Outsourcing – What Are the Advantages and Disadvantages of Outsourcing?

Outsourcing is a common business strategy. Organizations outsource functions, activities, processes and decision responsibility to outside providers. Outsourcing is done through contract agreements with vendors that take on the risk and responsibility for the quality, people management, process and service of a business function. Outsourcing helps to reduce organizational overhead costs.

So why do organizations outsource?

Organizations outsource so they can reduce their operating costs and have more time to focus on their core business. Outsourcing allows an organization to outsource an entire function or just a part of it. For example, you can outsource the payroll function while keeping the rest of the accounting function in-house.

Outsourcing can be part of a strategic initiative to reduce costs and improve customer service and quality. It can be flexible and used for a permanent solution or as a temporary arrangement to learn improved techniques, redesign a faulty product or bridge a staffing gap.

Businesses should look for outsourcing opportunities and potential areas within the organization to determine if all or just part of a function should be considered for outsourcing.

Every organization is different and may have varying needs for outsourced services. Some of the more common operational functions that can be outsourced are:

  • Accounting
  • Customer Support
  • Facility Management
  • Human Resources
  • Information Technology
  • Legal
  • Manufacturing
  • Marketing
  • Order Fulfillment
  • Payroll

Outsourcing Advantages

Core Business Focus

Organizations that outsource functions of their operation have the ability to focus on their core business and what they are good at. As organizations grow, they are required to deal with business functions outside of their expertise. Leadership spends time and energy trying to learn and manage a system or function that they may know nothing about. This distraction can take away from focusing on their core business. An example of this would be a grocery store that adds video rental to their business. If the store puts too much focus on the video side of the operation, they may lose focus on groceries which is their core business.

Cost Savings

Cost savings can be significant with outsourced business functions. Savings can be in compensation costs, manufacturing setup or expenses associated with office space. These savings free up resources that can be used for other purposes.

Enhanced Quality

Quality can be improved by utilizing vendors who have the expertise and specialization for some functions. An example of this might be outsourcing a custodial function. A custodial vendor would often be more equipped for facility inspections, hiring and training that might not otherwise be available if done in-house.

Higher Customer Satisfaction Scores

Vendor agreements typically guarantee certain levels of quality and service that may be more difficult to manage in-house. An example of this might be if the custodian calls in sick, it is the vendor’s responsibility to find a replacement to meet a contractual agreement.

Efficiency in Operations

Vendor specialization offers increased levels of efficiency that can provide quicker turnaround and higher levels of quality. These specialized vendor processes can be more efficient because it is the vendor’s core business.

Disadvantages of Outsourcing

Service Quality

It is important to make sure that there are measurable levels of service quality written into the vendor agreement. It is common for vendors to leave these measurable service levels out of the agreement to save on costs.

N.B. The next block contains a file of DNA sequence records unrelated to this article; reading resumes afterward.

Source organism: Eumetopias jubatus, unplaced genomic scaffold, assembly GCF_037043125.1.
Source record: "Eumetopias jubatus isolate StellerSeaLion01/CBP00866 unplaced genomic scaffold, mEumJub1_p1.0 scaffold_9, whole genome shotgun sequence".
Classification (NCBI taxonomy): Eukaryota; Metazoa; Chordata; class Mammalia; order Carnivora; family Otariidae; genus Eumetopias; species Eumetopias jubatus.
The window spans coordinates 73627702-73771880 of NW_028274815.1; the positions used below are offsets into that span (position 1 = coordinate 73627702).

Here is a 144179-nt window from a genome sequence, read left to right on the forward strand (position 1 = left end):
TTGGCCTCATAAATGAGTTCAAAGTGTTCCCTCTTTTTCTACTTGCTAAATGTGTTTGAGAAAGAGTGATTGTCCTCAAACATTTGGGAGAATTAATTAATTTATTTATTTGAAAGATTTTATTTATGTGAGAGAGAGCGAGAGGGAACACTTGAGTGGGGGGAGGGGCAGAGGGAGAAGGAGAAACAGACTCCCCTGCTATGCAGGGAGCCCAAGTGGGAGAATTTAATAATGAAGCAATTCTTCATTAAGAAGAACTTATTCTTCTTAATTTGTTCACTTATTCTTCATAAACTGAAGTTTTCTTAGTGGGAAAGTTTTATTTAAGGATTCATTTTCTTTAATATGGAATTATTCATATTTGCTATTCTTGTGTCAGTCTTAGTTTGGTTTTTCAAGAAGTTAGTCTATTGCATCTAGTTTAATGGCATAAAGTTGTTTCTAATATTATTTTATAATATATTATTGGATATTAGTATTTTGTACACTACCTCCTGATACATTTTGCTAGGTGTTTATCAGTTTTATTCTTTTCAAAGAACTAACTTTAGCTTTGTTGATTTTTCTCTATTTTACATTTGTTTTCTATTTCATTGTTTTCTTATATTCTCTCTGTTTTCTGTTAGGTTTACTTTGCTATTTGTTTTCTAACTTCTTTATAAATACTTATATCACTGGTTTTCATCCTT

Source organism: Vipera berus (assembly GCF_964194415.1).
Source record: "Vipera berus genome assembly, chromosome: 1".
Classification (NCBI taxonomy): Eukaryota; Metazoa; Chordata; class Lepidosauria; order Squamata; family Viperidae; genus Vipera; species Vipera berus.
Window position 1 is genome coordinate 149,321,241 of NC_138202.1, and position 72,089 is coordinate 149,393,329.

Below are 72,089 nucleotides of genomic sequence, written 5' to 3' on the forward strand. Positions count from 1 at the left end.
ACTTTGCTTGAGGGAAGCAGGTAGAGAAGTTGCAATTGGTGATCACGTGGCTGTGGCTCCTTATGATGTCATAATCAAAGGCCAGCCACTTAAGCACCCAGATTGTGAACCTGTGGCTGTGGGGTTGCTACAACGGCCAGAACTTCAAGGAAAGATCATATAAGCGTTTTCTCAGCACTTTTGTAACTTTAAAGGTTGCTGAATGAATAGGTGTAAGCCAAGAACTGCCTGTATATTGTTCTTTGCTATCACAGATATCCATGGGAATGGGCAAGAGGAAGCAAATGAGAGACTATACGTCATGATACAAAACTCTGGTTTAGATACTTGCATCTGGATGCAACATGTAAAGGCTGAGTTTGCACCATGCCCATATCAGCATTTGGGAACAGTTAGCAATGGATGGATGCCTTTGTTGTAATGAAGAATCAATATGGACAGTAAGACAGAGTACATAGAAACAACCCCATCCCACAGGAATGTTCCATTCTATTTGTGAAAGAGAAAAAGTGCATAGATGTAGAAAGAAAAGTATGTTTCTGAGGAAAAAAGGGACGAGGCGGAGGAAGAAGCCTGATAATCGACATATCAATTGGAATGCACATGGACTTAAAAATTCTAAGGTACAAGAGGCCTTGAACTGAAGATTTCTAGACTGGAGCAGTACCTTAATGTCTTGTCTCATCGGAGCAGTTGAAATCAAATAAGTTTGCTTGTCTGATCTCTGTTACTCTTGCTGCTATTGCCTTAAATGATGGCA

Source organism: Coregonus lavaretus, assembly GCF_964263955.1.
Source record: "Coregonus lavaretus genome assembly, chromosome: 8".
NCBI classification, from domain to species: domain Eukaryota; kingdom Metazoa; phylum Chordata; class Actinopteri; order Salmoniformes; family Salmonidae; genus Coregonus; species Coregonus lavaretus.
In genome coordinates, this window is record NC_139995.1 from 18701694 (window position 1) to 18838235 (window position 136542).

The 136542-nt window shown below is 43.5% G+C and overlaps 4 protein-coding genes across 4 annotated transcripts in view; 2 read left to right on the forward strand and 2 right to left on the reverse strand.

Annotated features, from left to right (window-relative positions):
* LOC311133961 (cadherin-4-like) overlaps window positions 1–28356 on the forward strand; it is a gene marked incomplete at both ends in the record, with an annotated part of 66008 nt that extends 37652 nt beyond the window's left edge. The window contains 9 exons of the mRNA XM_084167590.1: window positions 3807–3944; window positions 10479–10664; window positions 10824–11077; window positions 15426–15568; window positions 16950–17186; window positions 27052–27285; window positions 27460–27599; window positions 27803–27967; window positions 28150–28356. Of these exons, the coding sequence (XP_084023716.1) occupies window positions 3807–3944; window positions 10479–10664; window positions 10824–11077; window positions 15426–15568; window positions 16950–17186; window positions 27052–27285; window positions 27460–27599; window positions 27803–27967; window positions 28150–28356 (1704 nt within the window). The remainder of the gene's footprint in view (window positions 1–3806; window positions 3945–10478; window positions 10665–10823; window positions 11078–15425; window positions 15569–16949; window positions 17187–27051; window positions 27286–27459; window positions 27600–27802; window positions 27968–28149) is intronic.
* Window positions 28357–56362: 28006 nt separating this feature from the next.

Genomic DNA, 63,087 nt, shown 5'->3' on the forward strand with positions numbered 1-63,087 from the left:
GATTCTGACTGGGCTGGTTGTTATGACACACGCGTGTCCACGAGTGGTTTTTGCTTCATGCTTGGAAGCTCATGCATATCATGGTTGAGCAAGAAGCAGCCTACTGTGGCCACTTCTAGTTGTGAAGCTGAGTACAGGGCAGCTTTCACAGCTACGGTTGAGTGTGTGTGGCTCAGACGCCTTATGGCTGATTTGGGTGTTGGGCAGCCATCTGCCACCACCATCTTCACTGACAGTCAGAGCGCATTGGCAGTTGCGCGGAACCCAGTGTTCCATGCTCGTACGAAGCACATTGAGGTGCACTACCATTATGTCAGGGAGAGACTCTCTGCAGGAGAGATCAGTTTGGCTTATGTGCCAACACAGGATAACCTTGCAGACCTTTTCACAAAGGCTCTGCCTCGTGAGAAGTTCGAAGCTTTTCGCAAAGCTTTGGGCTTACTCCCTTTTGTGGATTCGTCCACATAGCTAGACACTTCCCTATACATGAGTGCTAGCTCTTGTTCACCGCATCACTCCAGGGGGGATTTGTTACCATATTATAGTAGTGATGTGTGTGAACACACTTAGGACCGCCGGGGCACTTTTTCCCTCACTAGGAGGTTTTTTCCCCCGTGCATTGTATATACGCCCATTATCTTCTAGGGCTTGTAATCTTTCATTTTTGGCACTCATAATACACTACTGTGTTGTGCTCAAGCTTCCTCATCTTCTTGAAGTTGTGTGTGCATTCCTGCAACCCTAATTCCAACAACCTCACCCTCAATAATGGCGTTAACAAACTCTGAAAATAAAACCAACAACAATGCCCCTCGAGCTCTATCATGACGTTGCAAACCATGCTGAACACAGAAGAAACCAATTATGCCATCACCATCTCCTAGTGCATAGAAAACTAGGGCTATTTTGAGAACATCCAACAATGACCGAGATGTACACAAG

Quality Risks

Outsourcing does expose organizations to certain public relations, legal and potential quality risks. An example of this would be if a car has faulty parts and is recalled, and the faulty part was outsourced, the car manufacturer still carries the burden of correcting the problem. The vendor would need to correct the issue but the negative public perception would need to be addressed by the manufacturer.

Language Barriers

When customer call centers are outsourced to a country that does not speak fluent English there may be a language barrier. Customer dissatisfaction can happen when a customer service rep has a strong accent that is difficult to understand.

Public/ Employee Opinion

There can be public and employee sympathy for employees who lose a job that is now being outsourced. This is sensitive and needs to be handled with compassion and tact. Communicating such changes needs to be diplomatically strategized to minimize the negative impact.

Tacit Knowledge

Outsourced employees do not share the same tacit knowledge and passion for the organization as regular employees. When outsourced employees come in contact with customers, they may not have the same knowledge base of the organization.

Organized Labor Issues

Organized labor has strong feelings about, and has resisted outsourcing to other countries. Pro-labor groups oppose this management approach that is perceived to result in a lower standard-of-living and worse working conditions. This perception can affect workforce productivity as it responds to corporate outsourcing.

Security and Legal Compliance

Outsourced functions need to be managed to ensure system security and legal compliance. Processes that involve security or legal compliance should be formally addressed through documentation. For example, an outsourced customer support person may have access to confidential customer information that could be used inappropriately.

Reduction in Force

Employee layoffs can be a common result of outsourcing. A well planned strategy for outsourcing will do so through attrition and job reassignment. This can be difficult but can help offset morale issues with remaining employees.

Organizations should have a well thought out strategy and plan for outsourcing functions of their business. It also is important to solicit at least three Requests for Proposals (RFP) to ensure the best use of resources.

Cut Dental Costs and Boost Savings

Types of Engineering

aerospace engineering

The aerospace engineers are concerned with the design, analysis, construction, testing and operation of flight vehicles, including aircraft, helicopters, rockets and spacecrafts. The course is based on the fundamentals of fluid dynamics, materials science, structural analysis, propulsion, aerospace design, automatic control and guidance, and development of computer software.

agriculture engineering